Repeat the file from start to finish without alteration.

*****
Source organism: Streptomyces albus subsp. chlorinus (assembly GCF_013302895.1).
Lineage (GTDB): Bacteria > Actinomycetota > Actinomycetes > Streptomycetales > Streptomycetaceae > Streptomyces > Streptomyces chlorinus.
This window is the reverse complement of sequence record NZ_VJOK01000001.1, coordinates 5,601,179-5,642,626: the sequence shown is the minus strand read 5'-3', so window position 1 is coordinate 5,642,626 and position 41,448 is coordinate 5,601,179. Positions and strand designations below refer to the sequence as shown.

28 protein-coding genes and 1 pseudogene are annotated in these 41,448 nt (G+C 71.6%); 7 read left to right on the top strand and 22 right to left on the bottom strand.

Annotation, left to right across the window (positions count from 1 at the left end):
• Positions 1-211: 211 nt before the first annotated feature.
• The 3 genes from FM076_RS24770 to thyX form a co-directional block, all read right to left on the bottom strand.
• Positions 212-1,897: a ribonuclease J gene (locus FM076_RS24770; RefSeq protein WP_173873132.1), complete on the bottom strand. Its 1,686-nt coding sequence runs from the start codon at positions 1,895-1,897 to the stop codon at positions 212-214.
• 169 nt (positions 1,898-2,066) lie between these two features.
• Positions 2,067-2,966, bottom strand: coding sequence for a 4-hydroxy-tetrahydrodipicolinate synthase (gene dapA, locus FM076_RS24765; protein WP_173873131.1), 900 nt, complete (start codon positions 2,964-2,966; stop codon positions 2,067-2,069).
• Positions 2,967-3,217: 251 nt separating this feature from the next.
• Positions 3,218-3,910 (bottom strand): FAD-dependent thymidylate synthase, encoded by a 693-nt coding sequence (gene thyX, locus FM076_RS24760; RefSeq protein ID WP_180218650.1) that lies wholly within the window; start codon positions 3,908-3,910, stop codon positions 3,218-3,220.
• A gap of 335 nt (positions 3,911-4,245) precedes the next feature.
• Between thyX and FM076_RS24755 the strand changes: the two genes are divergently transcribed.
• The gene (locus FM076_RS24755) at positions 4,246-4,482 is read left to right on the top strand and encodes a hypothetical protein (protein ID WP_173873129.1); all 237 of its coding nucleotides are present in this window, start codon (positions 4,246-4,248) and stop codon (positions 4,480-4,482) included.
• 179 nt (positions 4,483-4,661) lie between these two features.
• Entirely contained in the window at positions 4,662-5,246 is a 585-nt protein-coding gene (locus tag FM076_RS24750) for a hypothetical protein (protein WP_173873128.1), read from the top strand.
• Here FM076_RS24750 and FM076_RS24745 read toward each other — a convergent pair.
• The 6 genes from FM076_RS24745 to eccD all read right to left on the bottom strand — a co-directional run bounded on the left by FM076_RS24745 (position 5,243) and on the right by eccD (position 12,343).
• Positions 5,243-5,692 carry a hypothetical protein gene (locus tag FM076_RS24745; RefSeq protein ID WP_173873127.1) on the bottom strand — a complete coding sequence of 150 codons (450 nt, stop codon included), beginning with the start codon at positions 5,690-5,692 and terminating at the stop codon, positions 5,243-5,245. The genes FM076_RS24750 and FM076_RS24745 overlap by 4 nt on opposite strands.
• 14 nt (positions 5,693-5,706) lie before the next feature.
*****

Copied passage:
Source organism: Streptomyces albus subsp. chlorinus (assembly GCF_013302895.1).
Lineage (GTDB): Bacteria > Actinomycetota > Actinomycetes > Streptomycetales > Streptomycetaceae > Streptomyces > Streptomyces chlorinus.
This window is the reverse complement of sequence record NZ_VJOK01000001.1, coordinates 5,601,179-5,642,626: the sequence shown is the minus strand read 5'-3', so window position 1 is coordinate 5,642,626 and position 41,448 is coordinate 5,601,179. Positions and strand designations below refer to the sequence as shown.

28 protein-coding genes and 1 pseudogene are annotated in these 41,448 nt (G+C 71.6%); 7 read left to right on the top strand and 22 right to left on the bottom strand.

Annotation, left to right across the window (positions count from 1 at the left end):
• Positions 1-211: 211 nt before the first annotated feature.
• The 3 genes from FM076_RS24770 to thyX form a co-directional block, all read right to left on the bottom strand.
• Positions 212-1,897: a ribonuclease J gene (locus FM076_RS24770; RefSeq protein WP_173873132.1), complete on the bottom strand. Its 1,686-nt coding sequence runs from the start codon at positions 1,895-1,897 to the stop codon at positions 212-214.
• 169 nt (positions 1,898-2,066) lie between these two features.
• Positions 2,067-2,966, bottom strand: coding sequence for a 4-hydroxy-tetrahydrodipicolinate synthase (gene dapA, locus FM076_RS24765; protein WP_173873131.1), 900 nt, complete (start codon positions 2,964-2,966; stop codon positions 2,067-2,069).
• Positions 2,967-3,217: 251 nt separating this feature from the next.
• Positions 3,218-3,910 (bottom strand): FAD-dependent thymidylate synthase, encoded by a 693-nt coding sequence (gene thyX, locus FM076_RS24760; RefSeq protein ID WP_180218650.1) that lies wholly within the window; start codon positions 3,908-3,910, stop codon positions 3,218-3,220.
• A gap of 335 nt (positions 3,911-4,245) precedes the next feature.
• Between thyX and FM076_RS24755 the strand changes: the two genes are divergently transcribed.
• The gene (locus FM076_RS24755) at positions 4,246-4,482 is read left to right on the top strand and encodes a hypothetical protein (protein ID WP_173873129.1); all 237 of its coding nucleotides are present in this window, start codon (positions 4,246-4,248) and stop codon (positions 4,480-4,482) included.
• 179 nt (positions 4,483-4,661) lie between these two features.
• Entirely contained in the window at positions 4,662-5,246 is a 585-nt protein-coding gene (locus tag FM076_RS24750) for a hypothetical protein (protein WP_173873128.1), read from the top strand.
• Here FM076_RS24750 and FM076_RS24745 read toward each other — a convergent pair.
• The 6 genes from FM076_RS24745 to eccD all read right to left on the bottom strand — a co-directional run bounded on the left by FM076_RS24745 (position 5,243) and on the right by eccD (position 12,343).
• Positions 5,243-5,692 carry a hypothetical protein gene (locus tag FM076_RS24745; RefSeq protein ID WP_173873127.1) on the bottom strand — a complete coding sequence of 150 codons (450 nt, stop codon included), beginning with the start codon at positions 5,690-5,692 and terminating at the stop codon, positions 5,243-5,245. The genes FM076_RS24750 and FM076_RS24745 overlap by 4 nt on opposite strands.
• 14 nt (positions 5,693-5,706) lie before the next feature.